Presented by ; Benget, S, Sinaga (101 06 11 001) M. Harsono (101 06 11 017)

Definition • Is the process of reducing the thickness or changing the cross section of a long work-piece by compressive forces applied through a set of opposed rotating rolls. Roll forming, is a continuous bending operation in which a long strip of metal (typically coiled steel) is passed through consecutive sets of rolls, or stands, each performing only an incremental part of the bend, until the desired crosssection profile is obtained. Roll forming is ideal for producing parts with long lengths or in large quantities.

• In 1779 a rolling was created in Fontley, Hampshire where Henry Cort developed ideas for rolling processes. • In 1783 Cort received a patent for his groove rolling process.

• The process of roll forming is one of the simpler manufacturing processes. • It begins with a large spool of metal strips, usually between 1 in. and 20in. in width, and 0.004 in. and 0.125 in. thick.

• Rolling produces many products; including flat sheet, I – beams, round bars, and tubular products. Steel & Aluminum are the most commonly rolled materials. • Classification based on Temperature: Hot rolling & cold rolling. • Classification based on Shape: Flat rolling & Shape rolling.

Clasification of Rolling Process

• Rolling is first carried out at elevated temperatures (hot rolling), where the coarse-grained, brittle, and porous structure of the ingot or continuously cast metal is broken down into a wrought structure, with finer grain size.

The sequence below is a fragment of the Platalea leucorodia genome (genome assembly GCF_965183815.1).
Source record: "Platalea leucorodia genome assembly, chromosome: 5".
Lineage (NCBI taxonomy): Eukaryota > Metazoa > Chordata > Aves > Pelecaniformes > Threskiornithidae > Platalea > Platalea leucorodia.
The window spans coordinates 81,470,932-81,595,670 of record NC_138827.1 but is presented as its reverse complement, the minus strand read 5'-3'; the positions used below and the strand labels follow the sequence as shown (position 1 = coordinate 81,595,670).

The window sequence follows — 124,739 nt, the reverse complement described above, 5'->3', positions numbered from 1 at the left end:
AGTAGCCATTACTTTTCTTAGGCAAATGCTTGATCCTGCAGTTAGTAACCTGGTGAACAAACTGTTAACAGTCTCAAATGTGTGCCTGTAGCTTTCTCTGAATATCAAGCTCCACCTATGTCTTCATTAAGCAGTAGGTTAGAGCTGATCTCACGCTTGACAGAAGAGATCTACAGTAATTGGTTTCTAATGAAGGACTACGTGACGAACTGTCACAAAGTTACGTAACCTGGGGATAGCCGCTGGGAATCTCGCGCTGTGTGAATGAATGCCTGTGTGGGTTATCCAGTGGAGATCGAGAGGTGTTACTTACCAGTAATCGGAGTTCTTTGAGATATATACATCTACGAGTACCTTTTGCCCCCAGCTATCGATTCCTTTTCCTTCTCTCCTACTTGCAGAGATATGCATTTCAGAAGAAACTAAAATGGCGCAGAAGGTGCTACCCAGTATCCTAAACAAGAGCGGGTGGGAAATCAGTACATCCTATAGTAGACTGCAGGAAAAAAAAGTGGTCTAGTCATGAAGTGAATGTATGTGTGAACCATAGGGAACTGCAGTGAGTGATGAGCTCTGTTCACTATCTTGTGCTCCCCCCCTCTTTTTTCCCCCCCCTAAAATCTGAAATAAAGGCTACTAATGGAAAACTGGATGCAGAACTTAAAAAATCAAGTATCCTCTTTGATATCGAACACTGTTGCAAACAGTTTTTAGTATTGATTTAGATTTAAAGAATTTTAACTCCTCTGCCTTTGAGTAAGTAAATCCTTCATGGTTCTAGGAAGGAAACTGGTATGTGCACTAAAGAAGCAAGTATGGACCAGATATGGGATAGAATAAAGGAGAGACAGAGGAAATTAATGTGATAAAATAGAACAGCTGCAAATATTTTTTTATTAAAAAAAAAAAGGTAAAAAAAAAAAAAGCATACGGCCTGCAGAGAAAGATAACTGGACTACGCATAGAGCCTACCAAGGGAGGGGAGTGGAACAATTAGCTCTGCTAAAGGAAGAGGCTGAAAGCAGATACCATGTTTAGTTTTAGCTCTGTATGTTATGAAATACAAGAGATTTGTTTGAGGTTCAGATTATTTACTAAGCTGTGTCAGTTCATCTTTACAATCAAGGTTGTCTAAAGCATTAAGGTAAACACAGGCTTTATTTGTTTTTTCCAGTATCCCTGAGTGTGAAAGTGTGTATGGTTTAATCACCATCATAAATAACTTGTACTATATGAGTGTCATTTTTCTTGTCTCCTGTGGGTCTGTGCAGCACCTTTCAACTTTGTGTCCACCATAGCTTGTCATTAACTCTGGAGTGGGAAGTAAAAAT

• Cold rolling is the process of rolling at low temperatures. It is usual applied as finishing process after hot rolling to enhance strength and hardness, and ensure high surface quality. During cold rolling, annealing may take place to facilitate further cold rolling.

The most basic operation in rolling is flat rolling, that produces flat plates and sheets, which are used in applications such as ship hulls, and nuclear vessels, as well as food containers and Aluminum foil. In flat rolling the final shape of the product is either classed as sheet (typically thickness less than 3 mm, also called "strip") or plate (typically thickness more than 3 mm).

Shape rolling is one of the most complex deformation processes in comparison with that of the plates, the sheets, and the bars because the workpiece is nonuniformly reduced by grooved rolls. In the case of a product that has an irregular cross-section, the rolled product is severely bent because of the non-uniform deformation of the material in the cross-section. Various shapes can be produced by shape rolling – Bars – Channels – I-beams – Railroad rails • In general, it requires shaped rolls and expensive equipment, low to moderate labor cost and moderate operator skill.

A thick ring is expanded into a large diameter ring – The ring is placed between the two rolls – One of which is driven – The thickness is reduced by bringing the rolls together • The ring shaped blank my be produced by: – Cutting from plate – Piercing – Cutting from a thick walled pipe Various shapes can be produced by shaped rolls • Typical applications of ring rolling: – Large rings for rockets – Gearwheel rims – Ball-bearing and roller-bearing races • Can be carried out at room temperature • Has short production time • Close dimensional tolerances

(a) Schematic illustration of Ring-rolling operation. Thickness reduction results in an increase in the part diameter. (b) Examples of crosssections that can be formed by

Undesirable – Degrade surface appearance – Adversely affect the strength • Sheet metal defects include: – Scale, Rust, Scratches, Gouges, Pits, & Cracks – May be caused by impurities and inclusions • Wavy edges – result of roll bending • Alligatoring – complex phenomenon

Defects in Rolled Plates & Sheets


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